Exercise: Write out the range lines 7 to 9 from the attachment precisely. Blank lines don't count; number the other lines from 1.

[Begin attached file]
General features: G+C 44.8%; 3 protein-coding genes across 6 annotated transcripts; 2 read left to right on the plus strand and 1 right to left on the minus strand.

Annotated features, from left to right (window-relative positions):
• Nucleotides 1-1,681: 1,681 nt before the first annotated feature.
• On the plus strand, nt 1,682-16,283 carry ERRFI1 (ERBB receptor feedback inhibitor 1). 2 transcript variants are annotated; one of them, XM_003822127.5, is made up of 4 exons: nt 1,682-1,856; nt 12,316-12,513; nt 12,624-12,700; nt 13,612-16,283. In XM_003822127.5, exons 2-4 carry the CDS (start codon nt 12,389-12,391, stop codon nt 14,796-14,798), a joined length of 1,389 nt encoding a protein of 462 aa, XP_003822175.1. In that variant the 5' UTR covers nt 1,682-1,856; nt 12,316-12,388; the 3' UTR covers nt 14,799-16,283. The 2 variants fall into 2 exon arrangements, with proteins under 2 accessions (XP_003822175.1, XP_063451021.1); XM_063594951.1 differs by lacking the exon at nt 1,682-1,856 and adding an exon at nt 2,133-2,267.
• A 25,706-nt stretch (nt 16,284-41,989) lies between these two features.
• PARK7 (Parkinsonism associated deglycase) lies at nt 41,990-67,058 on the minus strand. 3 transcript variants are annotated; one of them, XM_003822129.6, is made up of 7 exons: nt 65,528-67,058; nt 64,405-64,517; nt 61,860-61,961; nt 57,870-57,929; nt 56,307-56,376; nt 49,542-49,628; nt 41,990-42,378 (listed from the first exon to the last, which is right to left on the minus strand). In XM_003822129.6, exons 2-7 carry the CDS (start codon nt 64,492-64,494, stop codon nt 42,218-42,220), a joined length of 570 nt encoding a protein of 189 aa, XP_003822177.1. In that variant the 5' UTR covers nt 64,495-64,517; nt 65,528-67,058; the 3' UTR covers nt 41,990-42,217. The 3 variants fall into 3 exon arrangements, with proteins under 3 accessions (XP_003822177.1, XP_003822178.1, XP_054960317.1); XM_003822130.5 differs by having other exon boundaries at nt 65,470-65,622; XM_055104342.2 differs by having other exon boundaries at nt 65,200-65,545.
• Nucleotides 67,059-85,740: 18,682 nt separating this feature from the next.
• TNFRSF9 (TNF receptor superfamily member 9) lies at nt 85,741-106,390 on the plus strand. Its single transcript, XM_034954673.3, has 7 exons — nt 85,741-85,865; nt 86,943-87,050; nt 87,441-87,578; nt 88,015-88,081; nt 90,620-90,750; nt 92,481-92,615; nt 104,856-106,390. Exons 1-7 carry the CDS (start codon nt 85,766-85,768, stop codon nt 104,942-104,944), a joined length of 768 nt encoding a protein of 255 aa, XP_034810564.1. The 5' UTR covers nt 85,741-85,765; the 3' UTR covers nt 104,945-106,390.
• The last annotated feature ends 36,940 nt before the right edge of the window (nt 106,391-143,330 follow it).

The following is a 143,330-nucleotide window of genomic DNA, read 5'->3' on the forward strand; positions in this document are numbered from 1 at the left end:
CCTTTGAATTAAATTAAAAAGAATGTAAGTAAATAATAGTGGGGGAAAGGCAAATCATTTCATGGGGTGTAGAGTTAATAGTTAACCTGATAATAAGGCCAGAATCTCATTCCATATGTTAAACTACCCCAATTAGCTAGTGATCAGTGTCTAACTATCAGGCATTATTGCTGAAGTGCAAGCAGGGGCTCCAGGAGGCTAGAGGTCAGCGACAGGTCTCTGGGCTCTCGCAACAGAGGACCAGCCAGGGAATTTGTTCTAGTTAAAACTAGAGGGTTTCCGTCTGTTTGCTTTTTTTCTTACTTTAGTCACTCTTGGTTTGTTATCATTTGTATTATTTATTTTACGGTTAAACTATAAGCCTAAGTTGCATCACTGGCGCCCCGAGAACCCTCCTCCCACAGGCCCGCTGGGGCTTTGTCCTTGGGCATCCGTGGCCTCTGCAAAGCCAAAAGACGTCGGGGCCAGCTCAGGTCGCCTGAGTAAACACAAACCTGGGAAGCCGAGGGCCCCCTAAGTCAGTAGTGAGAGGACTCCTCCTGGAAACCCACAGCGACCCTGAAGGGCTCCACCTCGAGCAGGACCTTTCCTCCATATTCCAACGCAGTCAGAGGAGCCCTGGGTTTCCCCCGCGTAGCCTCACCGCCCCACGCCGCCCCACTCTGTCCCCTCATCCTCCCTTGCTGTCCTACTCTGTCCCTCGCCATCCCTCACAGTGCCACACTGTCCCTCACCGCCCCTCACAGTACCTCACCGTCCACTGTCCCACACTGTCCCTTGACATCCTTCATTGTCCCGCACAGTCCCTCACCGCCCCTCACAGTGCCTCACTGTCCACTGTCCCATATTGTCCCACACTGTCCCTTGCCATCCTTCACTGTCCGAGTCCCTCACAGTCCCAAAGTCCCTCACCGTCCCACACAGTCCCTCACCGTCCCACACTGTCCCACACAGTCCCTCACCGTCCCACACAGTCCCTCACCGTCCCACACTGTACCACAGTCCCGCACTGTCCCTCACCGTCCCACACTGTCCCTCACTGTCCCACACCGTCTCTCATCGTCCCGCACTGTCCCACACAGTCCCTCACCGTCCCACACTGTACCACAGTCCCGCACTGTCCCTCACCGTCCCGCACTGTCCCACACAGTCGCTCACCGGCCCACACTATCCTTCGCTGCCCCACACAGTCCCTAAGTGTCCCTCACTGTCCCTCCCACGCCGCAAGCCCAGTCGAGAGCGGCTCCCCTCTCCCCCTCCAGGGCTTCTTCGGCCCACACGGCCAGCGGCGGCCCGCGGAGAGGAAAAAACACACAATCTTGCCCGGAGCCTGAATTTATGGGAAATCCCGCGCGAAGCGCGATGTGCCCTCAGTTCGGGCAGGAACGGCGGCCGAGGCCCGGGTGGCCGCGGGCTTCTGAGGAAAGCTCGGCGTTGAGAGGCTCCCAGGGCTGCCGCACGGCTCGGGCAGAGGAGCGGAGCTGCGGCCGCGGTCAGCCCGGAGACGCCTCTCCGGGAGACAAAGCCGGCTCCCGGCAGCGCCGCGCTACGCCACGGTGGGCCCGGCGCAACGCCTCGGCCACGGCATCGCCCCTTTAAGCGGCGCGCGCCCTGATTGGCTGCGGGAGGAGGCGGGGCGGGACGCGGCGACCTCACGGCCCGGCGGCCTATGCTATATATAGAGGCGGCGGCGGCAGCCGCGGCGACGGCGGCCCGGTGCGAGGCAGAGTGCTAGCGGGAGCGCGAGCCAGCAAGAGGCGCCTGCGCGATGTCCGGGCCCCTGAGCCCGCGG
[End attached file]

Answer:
• Nucleotides 67,059-85,740: 18,682 nt separating this feature from the next.
• TNFRSF9 (TNF receptor superfamily member 9) lies at nt 85,741-106,390 on the plus strand. Its single transcript, XM_034954673.3, has 7 exons — nt 85,741-85,865; nt 86,943-87,050; nt 87,441-87,578; nt 88,015-88,081; nt 90,620-90,750; nt 92,481-92,615; nt 104,856-106,390. Exons 1-7 carry the CDS (start codon nt 85,766-85,768, stop codon nt 104,942-104,944), a joined length of 768 nt encoding a protein of 255 aa, XP_034810564.1. The 5' UTR covers nt 85,741-85,765; the 3' UTR covers nt 104,945-106,390.
• The last annotated feature ends 36,940 nt before the right edge of the window (nt 106,391-143,330 follow it).